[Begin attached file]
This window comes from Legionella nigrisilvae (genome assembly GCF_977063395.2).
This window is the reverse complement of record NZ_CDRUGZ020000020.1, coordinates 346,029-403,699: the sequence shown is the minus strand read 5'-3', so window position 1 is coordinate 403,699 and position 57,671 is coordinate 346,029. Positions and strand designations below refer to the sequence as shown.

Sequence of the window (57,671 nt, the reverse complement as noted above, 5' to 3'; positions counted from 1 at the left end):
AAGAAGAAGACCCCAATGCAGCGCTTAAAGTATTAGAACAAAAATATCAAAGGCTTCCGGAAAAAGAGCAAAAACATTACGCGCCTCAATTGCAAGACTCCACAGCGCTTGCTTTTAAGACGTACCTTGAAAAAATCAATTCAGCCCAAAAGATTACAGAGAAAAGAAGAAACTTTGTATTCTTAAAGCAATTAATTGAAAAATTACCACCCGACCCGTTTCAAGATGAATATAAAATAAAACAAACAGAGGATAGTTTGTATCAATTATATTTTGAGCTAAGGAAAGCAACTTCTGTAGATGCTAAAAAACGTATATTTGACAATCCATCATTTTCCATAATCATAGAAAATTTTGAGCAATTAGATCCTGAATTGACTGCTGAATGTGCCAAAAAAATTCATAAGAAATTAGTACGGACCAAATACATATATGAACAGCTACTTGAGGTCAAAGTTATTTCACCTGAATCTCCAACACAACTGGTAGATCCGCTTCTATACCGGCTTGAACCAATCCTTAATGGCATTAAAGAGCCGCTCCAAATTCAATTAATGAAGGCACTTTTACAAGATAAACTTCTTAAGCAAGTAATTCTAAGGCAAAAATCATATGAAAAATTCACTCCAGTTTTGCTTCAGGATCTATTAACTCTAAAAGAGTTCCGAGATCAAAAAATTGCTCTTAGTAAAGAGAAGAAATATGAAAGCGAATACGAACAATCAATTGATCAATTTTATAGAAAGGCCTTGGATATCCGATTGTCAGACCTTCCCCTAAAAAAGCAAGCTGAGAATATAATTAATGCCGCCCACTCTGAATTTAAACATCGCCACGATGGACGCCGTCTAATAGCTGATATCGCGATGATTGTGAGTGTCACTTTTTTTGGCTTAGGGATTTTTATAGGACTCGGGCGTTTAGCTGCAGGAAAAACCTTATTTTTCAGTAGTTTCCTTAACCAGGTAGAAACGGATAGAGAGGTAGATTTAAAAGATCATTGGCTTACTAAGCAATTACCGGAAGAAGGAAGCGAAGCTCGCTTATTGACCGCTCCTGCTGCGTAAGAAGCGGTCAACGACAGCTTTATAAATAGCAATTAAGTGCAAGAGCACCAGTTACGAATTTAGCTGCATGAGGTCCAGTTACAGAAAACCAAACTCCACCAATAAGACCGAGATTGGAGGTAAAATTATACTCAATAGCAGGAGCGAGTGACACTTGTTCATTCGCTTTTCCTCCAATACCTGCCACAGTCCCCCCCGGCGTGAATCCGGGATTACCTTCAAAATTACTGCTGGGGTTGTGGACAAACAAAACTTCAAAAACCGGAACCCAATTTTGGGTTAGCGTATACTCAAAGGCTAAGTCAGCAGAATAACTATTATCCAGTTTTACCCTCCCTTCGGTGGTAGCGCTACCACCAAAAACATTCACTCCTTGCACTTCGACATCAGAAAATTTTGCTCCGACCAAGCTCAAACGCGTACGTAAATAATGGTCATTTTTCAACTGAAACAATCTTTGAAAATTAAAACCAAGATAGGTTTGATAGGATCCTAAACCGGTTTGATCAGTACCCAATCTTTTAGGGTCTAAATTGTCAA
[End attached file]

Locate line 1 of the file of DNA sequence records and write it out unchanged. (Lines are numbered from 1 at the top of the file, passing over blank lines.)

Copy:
This window comes from Legionella nigrisilvae (genome assembly GCF_977063395.2).